Blood lines are important, and an understanding of family ties, bonds, history, and each root and branch of our physical family tree will provide a firm foundation from which to build. But what of spiritual ancestry? What of the deep seated desire that burns in so many of us for a land, a tribe, a culture from which we have no discernible descent?

I am Irish. It’s a simple statement, an understanding that one originates from a small green island on the edge of the Atlantic Ocean. Irish people have always been explorers, travellers, hard workers and adventurers who sailed and settled throughout the globe. Ireland’s blood reaches far and wide, but Irish culture, Irish heritage weaves an even wider net over the world. And Irish spirituality sings a pure siren song, even for those whose physical ancestry does not seem to tie in with this land.

What harm? Irish mythology is rich with ‘invasions’ of other cultures, blended into a fine tapestry through time. We are a multicultural stirring pot; so whether your grandmother was from Connemara, or Colorado – if the spirit of Irish ancestry stirs your soul, you can explore it. Here’s how.

 

Your Ancestor Altar

First, you create a special place in your home or garden, welcoming to ancestral spirits. A quiet corner is good, with a table or shelf, and an area in front where you can sit facing it. The space should be as tech free as possible, and if it’s unavoidable, think about placing plants or salt rock warmers to support clearing ‘negative’ ions.

In this clear space, think about what your ancestry means to you. Go there, with a notebook and pen, sit with eyes closed, and observe what initial thoughts surface when you turn your mind to your Ancestors. What names surface? Associated places? Physical characteristics? Moods or personalities? Family events? Memories, stories, or anecdotes?

Then open your eyes, and take written note of what you thought or felt. Let this be the basis of your ancestral actions.

For many of us, not all things associated with family and ancestry are positive, or even easy to remember and think on. Take note of this too, let it flow through you as much as you can, observe it, record it. Sometimes, it can be just as important to understand the parts of our past that we do not want to incorporate into ourselves, as this leads a clearer path to determination for who we do want to be.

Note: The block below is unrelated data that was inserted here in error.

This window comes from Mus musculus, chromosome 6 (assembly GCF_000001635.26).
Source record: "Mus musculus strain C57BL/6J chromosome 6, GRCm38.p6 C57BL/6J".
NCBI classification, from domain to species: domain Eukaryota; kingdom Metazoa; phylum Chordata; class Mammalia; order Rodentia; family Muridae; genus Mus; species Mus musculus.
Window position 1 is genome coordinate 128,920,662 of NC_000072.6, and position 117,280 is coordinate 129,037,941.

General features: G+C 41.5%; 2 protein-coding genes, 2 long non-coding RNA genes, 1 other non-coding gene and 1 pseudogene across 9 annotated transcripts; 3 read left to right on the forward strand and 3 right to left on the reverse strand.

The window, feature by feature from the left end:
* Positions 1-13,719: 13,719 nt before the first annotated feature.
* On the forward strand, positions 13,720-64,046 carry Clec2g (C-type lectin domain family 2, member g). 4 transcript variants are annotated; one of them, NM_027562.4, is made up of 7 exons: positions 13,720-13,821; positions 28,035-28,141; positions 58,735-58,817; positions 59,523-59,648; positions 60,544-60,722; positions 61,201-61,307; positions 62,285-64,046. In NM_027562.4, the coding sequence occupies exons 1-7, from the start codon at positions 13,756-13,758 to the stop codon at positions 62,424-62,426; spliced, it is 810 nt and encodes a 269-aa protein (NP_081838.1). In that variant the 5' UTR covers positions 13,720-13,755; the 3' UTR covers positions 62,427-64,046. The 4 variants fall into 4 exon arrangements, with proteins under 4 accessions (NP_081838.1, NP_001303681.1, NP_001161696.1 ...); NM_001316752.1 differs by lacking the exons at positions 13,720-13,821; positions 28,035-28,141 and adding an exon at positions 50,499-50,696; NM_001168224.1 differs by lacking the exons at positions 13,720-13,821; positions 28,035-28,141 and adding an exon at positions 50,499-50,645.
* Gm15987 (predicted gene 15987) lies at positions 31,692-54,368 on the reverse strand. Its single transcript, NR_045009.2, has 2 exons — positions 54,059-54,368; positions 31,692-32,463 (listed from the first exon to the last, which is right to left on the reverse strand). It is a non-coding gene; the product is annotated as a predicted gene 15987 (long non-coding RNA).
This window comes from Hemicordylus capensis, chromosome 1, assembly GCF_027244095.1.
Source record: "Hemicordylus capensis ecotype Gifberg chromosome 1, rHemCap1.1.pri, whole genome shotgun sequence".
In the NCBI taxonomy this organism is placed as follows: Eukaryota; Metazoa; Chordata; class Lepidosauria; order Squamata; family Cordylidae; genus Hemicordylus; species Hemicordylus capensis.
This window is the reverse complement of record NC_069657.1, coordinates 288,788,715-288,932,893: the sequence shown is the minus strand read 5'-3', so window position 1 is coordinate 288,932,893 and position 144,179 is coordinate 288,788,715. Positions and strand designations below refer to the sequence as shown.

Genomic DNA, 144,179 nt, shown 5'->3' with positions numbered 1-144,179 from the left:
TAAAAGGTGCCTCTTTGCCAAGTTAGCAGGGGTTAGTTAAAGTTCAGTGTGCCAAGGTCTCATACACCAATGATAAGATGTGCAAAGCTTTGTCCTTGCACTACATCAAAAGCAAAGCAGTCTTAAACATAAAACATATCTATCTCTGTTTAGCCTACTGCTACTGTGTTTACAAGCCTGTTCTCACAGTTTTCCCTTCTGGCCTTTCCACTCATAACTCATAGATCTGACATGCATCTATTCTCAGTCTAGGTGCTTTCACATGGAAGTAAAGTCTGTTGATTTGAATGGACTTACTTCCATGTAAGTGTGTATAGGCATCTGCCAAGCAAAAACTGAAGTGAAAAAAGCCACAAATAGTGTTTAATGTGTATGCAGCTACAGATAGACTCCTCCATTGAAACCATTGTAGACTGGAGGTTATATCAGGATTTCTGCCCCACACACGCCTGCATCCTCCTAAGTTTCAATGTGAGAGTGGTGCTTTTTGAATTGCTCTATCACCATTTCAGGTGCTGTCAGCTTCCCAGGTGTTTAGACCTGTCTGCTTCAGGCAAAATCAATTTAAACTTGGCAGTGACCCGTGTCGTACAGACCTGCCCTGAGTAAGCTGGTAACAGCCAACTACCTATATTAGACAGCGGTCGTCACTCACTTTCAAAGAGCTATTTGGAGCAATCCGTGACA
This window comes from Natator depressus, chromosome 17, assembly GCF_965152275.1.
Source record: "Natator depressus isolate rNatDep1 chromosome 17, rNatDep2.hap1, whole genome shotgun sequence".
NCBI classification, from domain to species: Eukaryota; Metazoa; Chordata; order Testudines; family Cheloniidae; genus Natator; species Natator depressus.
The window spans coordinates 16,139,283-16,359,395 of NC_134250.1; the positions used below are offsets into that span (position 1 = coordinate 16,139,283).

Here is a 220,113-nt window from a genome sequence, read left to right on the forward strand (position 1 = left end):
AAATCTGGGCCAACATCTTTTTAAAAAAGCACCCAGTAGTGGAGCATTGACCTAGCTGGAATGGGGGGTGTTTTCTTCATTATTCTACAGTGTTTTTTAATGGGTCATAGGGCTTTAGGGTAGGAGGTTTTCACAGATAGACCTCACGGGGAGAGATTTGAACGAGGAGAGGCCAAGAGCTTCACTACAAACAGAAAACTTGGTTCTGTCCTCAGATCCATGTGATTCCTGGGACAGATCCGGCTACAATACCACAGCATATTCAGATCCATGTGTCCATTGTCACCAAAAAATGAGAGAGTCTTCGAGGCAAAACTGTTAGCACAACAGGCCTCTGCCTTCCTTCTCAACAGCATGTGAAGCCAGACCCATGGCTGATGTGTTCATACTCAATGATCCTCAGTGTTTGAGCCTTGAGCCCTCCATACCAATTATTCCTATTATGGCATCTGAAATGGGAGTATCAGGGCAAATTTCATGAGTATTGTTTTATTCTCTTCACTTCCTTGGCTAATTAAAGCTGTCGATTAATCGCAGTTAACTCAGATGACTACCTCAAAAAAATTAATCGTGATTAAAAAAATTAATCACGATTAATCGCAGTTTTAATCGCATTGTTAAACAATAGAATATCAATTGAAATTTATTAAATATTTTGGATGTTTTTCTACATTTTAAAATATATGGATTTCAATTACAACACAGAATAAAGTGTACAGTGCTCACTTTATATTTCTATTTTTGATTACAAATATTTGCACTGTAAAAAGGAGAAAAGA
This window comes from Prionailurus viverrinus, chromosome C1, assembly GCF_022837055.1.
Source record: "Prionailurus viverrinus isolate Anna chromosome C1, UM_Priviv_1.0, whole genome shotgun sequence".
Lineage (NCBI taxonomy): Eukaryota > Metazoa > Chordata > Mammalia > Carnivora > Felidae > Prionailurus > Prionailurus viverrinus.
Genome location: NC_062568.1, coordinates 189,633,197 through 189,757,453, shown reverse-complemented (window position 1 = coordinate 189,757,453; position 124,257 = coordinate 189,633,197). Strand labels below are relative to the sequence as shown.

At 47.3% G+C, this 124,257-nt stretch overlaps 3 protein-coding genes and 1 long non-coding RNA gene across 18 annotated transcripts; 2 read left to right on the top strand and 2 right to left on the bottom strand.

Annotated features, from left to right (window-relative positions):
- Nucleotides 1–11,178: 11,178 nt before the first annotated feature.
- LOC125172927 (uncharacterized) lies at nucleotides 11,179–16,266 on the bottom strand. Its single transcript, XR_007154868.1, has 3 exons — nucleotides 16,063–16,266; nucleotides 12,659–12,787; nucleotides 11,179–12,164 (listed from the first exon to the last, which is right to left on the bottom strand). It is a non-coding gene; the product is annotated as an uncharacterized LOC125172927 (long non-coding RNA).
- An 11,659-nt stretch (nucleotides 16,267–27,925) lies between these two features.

Some of your memories and thoughts on ancestry will be related to death, and so, dark or shadowed. But remember that it is within the darkness that seeds first grow, it takes the absence of light to bring forth hope, and new life nourished by the old.

Looking at your notes, begin to gather items and physical triggers or representations related to your ancestry. This could be photographs, family crests, memorabilia or souvenirs… anything that relates in your mind, or resonates in your spirit, with your ancestral memories. Take your time, gather or remove things as seems right to you. Aim for deep quality resonance over sheer quantity of items.

Finally, place a trio of small items at the front of your ancestral altar to represent the 3 worlds of Earth, Sea and Sky – clustered in a triple spiral formation around a central point of fire, even a simple tea-light candle for safety.

Spend some time at your ancestral altar weekly at least, but preferably every day. Sit quietly and absorb, meditate on the items and their resonance, move and change things around as you will over time. This is your space, for inspiration, and balance – life and death, co-habiting and calm.

 

Action Items

 

“Níl aon tinteán mar do thinteán féin”

(Old Irish Saying) – There’s no hearth like your own hearth.

Phonetic Pronunciation: Neel ane tin-tawn mar thu hin-tawn fayn.

 

  • Choose 1 of your ancestors – whether blood relative or spiritual predecessor – and begin to form a specific relationship with them.
  • Place a photograph on your altar, along with a sample of handwriting, small personal item, or anything else that may for a direct physical link.
  • Light the flame at the centre of the 3 worlds, and close your eyes. Breathe deeply, imagining yourself at the centre of the worlds, holding the flame in your core.
  • Think of this internal flame as your hearth fire, which you have sat down by. Invite your ancestor to come and sit by your hearth with you. Picture them clearly in your mind, and use your own words, whatever feels most comfortable. You are inviting them for a chat, not formally evoking their presence.
  • If they don’t show up at first, don’t worry. Sometimes it takes a wee while to establish a connection and form a pathway. You keep showing up every day, and extend the invitation regularly. They’ll get there.
  • When they do, you can have a chat. Ask a question, share a story, get their perspective or advice on a matter. Listen, remember, and be respectful.
  • When you’re done, thank them and say goodbye. Stay sitting, and let them leave your space before you do.
  • Then you can take a few minutes by your hearth yourself. Look at the fire, and see it as the candle flame on your altar. Breathe deeply, and feel your body sitting by your altar. Move, and open your eyes.
  • Write your notes!

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The Bull In Irish Mythology

Red and White Bull

There is an altar in Paris, which bears the inscription “Tarvos Trigaranus”, which means ‘Bull with three cranes’ (as in, birds). Carved in relief is a tree with spreading branches, in front of which stands a bull, with two of the birds perched on it’s back, and the third on it’s head.